Ford Motor Company (F) was involved in some of the mass layoffs the corporate world has witnessed in the last decade, and it’s a matter of concern for the workforce that the company is at it very often. However, to the relief of the 2,000-odd hourly employees being targeted at the Michigan plant, Ford is going for a temporary layoff this time.
Job cuts have been the main component of the recent restructuring spree the U.S. automobile industry has witnessed, with General Motors (GM) being the front-runner.
The assembly and stamping unit in Ford’s Wayne facility is being subjected to retooling for making Ranger pickup trucks and Bronco SUVs. The move is termed as part of the company’s initiatives to ‘get back to its roots.’ While production of the Ranger trucks is expected to start this year, Bronco will go into production two years later.
The restructuring was necessitated by the falling demand for Ford’s compact car Focus and C-Max hybrid. Interestingly, Ford has revealed plans to manufacture the next-generation Focus in China and export it to the U.S.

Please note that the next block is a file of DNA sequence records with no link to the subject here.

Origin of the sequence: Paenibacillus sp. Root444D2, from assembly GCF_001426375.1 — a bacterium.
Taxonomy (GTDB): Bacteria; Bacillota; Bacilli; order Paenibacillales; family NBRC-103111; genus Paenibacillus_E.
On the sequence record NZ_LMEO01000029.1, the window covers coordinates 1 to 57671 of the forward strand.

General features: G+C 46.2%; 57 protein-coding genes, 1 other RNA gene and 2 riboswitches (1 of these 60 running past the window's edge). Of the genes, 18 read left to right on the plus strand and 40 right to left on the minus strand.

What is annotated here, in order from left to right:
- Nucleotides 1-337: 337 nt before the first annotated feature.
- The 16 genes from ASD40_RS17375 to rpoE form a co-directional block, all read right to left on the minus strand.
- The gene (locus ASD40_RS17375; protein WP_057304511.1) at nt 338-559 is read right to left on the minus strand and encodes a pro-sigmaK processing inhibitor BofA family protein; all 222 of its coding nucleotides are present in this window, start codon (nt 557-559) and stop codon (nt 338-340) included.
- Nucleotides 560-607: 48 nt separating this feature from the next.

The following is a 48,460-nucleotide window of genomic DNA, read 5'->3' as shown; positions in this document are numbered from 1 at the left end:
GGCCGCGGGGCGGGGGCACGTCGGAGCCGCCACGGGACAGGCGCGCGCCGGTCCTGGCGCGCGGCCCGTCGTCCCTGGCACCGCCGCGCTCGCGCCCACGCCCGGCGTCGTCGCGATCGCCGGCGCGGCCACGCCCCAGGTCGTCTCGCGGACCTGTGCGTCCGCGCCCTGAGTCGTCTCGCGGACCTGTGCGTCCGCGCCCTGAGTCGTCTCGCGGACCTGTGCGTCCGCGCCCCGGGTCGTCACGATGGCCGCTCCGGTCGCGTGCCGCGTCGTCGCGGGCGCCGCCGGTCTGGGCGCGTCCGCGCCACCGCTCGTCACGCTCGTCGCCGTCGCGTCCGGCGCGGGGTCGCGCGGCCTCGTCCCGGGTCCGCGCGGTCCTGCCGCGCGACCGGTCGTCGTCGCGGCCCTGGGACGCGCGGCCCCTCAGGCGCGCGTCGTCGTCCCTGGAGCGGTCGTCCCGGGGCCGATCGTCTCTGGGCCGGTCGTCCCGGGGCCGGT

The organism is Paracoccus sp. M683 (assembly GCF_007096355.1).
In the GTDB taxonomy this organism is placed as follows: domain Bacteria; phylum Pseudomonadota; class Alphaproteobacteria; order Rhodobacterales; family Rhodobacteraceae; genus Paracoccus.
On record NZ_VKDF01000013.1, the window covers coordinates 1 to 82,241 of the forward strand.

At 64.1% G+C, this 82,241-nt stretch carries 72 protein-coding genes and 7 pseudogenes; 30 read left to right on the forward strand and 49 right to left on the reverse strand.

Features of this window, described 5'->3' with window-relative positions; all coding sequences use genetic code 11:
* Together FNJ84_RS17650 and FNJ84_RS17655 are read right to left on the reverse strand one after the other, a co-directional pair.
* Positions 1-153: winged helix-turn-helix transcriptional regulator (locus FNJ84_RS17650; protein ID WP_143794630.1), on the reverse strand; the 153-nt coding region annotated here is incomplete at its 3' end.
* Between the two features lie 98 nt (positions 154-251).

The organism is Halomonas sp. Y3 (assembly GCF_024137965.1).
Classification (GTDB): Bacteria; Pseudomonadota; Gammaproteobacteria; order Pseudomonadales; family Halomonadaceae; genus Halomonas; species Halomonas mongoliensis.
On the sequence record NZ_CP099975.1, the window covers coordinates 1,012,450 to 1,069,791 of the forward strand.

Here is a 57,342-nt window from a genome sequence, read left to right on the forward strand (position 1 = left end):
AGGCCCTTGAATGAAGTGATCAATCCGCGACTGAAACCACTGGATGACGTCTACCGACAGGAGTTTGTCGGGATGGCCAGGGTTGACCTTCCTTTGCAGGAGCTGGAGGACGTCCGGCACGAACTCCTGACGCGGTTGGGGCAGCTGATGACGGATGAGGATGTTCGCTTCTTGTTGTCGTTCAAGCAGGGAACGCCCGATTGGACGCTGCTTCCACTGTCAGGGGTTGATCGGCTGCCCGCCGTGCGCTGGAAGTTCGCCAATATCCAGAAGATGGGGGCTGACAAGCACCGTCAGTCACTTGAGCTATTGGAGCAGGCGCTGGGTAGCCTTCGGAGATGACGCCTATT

The employee strength will be trimmed gradually from May through October this year. As per the terms, workers who have one-year seniority will be paid about 75% of their net salary, and there is a provision for the affected workers to re-join either the Michigan plant or any other facility.
The downsizing, the first so far this year, comes at the heels of a series of layoffs in 2017, which together with other factors prompted rating agency Moody’s Investors Service to downgrade the rating outlook on Ford to ‘negative’ from ‘stable’ earlier this year.
In connections with the retooling of its Wayne facility and spending for the development of driverless electric cars, Ford expects to register lower profit this year. Last Friday, the shares of the automaker tanked to a new 52-week low ($10.14) and closed at $10.40.